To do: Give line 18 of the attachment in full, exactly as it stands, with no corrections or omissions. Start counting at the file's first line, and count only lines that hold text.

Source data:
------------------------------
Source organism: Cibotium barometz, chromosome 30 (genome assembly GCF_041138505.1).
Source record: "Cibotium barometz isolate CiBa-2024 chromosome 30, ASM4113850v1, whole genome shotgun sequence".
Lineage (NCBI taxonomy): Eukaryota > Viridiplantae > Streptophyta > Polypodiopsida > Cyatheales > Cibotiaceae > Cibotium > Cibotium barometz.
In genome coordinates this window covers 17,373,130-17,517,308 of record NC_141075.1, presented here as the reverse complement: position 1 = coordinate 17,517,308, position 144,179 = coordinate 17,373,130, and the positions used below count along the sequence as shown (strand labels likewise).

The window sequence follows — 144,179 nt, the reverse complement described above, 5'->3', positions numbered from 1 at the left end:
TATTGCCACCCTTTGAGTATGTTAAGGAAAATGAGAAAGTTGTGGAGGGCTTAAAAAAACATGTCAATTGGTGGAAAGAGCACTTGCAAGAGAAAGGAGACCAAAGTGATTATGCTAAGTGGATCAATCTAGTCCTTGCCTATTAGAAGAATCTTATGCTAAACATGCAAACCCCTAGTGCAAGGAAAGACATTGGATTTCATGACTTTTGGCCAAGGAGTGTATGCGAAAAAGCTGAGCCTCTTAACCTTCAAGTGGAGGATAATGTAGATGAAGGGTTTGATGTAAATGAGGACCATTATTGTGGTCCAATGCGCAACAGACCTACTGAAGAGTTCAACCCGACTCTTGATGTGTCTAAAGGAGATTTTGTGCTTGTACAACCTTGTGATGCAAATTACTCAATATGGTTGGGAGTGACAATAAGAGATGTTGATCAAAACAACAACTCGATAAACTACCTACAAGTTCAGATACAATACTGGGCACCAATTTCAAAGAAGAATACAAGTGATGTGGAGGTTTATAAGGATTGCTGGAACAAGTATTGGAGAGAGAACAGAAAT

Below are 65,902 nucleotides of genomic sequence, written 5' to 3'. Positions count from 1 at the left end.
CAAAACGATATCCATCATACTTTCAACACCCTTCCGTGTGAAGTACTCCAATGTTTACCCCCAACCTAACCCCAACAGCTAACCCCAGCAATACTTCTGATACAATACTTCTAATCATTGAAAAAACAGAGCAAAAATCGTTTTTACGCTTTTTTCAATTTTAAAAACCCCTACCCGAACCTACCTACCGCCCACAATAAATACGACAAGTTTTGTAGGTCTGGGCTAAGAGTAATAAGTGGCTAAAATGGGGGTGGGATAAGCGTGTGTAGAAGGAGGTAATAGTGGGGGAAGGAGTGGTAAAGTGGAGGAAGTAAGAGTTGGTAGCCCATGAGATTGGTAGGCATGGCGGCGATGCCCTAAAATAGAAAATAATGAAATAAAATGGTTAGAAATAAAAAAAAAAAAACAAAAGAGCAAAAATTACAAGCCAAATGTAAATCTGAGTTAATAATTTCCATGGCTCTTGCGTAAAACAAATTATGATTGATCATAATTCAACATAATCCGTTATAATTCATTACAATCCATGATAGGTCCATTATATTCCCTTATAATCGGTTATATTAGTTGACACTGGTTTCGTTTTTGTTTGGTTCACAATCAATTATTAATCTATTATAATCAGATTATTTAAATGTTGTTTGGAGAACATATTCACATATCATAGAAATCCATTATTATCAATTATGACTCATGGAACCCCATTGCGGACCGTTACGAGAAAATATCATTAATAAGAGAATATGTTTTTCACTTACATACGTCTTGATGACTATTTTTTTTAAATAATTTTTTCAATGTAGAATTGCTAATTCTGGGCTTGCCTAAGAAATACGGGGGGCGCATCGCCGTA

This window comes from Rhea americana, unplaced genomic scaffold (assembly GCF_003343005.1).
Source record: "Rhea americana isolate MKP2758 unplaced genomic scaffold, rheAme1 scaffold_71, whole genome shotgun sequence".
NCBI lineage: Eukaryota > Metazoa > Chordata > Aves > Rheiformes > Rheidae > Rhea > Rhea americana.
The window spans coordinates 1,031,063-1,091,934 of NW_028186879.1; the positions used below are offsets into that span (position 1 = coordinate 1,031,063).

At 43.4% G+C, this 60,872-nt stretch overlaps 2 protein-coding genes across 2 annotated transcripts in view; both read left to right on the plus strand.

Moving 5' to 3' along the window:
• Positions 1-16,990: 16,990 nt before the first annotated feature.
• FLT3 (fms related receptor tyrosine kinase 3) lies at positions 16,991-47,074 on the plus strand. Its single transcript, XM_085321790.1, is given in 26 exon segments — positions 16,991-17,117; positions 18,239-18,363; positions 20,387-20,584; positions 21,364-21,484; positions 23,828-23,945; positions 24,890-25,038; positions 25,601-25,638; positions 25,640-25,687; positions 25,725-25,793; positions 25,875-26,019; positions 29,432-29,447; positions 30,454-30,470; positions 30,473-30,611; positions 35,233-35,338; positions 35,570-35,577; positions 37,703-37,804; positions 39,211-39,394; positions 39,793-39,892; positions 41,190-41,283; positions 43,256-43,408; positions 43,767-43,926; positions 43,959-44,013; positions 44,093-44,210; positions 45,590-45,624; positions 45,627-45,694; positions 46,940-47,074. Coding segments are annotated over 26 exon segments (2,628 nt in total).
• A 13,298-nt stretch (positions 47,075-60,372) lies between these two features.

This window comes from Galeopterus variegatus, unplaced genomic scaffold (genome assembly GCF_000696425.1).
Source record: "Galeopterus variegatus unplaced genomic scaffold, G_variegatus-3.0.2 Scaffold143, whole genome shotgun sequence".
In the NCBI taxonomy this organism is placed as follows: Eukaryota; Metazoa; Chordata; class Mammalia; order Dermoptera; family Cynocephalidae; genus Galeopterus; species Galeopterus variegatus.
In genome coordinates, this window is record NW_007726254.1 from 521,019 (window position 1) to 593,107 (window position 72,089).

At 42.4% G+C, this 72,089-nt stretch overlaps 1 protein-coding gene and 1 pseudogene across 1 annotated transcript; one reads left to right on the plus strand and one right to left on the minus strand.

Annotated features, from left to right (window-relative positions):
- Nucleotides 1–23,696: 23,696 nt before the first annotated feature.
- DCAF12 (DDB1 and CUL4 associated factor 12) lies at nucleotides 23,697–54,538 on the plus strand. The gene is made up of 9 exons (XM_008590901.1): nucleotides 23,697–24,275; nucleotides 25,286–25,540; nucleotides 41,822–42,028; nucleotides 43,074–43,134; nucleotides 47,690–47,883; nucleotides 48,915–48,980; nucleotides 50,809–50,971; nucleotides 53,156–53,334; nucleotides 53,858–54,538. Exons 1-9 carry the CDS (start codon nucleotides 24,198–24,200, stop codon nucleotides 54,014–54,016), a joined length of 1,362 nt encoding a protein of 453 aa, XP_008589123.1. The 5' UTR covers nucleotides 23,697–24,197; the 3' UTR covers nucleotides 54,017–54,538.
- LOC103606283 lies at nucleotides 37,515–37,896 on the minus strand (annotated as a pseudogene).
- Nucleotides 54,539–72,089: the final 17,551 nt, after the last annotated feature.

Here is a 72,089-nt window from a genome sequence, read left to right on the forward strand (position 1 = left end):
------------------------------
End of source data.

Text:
This window comes from Galeopterus variegatus, unplaced genomic scaffold (genome assembly GCF_000696425.1).